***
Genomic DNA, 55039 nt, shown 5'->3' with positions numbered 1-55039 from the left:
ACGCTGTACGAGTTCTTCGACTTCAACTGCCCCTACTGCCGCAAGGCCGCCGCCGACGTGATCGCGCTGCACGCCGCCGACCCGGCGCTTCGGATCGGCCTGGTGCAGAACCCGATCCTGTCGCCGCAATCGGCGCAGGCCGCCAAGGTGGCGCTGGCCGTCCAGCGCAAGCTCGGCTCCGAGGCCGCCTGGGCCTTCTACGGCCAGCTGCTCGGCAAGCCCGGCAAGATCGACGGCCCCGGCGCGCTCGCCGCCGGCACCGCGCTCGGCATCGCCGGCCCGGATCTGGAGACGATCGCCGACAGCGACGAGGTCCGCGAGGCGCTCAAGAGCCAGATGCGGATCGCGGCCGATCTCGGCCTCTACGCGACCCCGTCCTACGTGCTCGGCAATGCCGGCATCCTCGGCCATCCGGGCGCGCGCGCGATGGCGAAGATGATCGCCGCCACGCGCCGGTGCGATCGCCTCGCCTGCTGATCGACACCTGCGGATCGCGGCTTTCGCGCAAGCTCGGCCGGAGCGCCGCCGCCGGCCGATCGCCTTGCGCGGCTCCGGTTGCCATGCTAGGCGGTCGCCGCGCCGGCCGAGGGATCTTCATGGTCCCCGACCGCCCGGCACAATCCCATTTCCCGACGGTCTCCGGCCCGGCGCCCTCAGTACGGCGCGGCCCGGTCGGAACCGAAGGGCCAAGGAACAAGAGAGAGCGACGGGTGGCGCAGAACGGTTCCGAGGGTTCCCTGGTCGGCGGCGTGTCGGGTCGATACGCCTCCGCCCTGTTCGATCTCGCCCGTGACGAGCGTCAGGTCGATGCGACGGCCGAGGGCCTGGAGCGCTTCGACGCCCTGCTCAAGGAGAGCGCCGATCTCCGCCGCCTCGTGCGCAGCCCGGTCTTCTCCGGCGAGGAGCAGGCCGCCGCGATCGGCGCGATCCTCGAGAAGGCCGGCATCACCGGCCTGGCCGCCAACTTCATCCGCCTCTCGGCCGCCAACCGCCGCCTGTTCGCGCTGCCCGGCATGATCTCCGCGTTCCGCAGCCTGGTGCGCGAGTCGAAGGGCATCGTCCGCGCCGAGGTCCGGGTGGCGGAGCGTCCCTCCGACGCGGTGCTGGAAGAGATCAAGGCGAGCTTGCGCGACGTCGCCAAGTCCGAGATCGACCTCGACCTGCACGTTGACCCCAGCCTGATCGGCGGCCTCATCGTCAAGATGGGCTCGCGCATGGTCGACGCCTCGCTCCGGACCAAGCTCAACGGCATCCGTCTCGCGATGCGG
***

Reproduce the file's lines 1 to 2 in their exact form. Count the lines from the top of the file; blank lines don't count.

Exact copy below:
Genomic DNA, 55039 nt, shown 5'->3' with positions numbered 1-55039 from the left:
ACGCTGTACGAGTTCTTCGACTTCAACTGCCCCTACTGCCGCAAGGCCGCCGCCGACGTGATCGCGCTGCACGCCGCCGACCCGGCGCTTCGGATCGGCCTGGTGCAGAACCCGATCCTGTCGCCGCAATCGGCGCAGGCCGCCAAGGTGGCGCTGGCCGTCCAGCGCAAGCTCGGCTCCGAGGCCGCCTGGGCCTTCTACGGCCAGCTGCTCGGCAAGCCCGGCAAGATCGACGGCCCCGGCGCGCTCGCCGCCGGCACCGCGCTCGGCATCGCCGGCCCGGATCTGGAGACGATCGCCGACAGCGACGAGGTCCGCGAGGCGCTCAAGAGCCAGATGCGGATCGCGGCCGATCTCGGCCTCTACGCGACCCCGTCCTACGTGCTCGGCAATGCCGGCATCCTCGGCCATCCGGGCGCGCGCGCGATGGCGAAGATGATCGCCGCCACGCGCCGGTGCGATCGCCTCGCCTGCTGATCGACACCTGCGGATCGCGGCTTTCGCGCAAGCTCGGCCGGAGCGCCGCCGCCGGCCGATCGCCTTGCGCGGCTCCGGTTGCCATGCTAGGCGGTCGCCGCGCCGGCCGAGGGATCTTCATGGTCCCCGACCGCCCGGCACAATCCCATTTCCCGACGGTCTCCGGCCCGGCGCCCTCAGTACGGCGCGGCCCGGTCGGAACCGAAGGGCCAAGGAACAAGAGAGAGCGACGGGTGGCGCAGAACGGTTCCGAGGGTTCCCTGGTCGGCGGCGTGTCGGGTCGATACGCCTCCGCCCTGTTCGATCTCGCCCGTGACGAGCGTCAGGTCGATGCGACGGCCGAGGGCCTGGAGCGCTTCGACGCCCTGCTCAAGGAGAGCGCCGATCTCCGCCGCCTCGTGCGCAGCCCGGTCTTCTCCGGCGAGGAGCAGGCCGCCGCGATCGGCGCGATCCTCGAGAAGGCCGGCATCACCGGCCTGGCCGCCAACTTCATCCGCCTCTCGGCCGCCAACCGCCGCCTGTTCGCGCTGCCCGGCATGATCTCCGCGTTCCGCAGCCTGGTGCGCGAGTCGAAGGGCATCGTCCGCGCCGAGGTCCGGGTGGCGGAGCGTCCCTCCGACGCGGTGCTGGAAGAGATCAAGGCGAGCTTGCGCGACGTCGCCAAGTCCGAGATCGACCTCGACCTGCACGTTGACCCCAGCCTGATCGGCGGCCTCATCGTCAAGATGGGCTCGCGCATGGTCGACGCCTCGCTCCGGACCAAGCTCAACGGCATCCGTCTCGCGATGCGG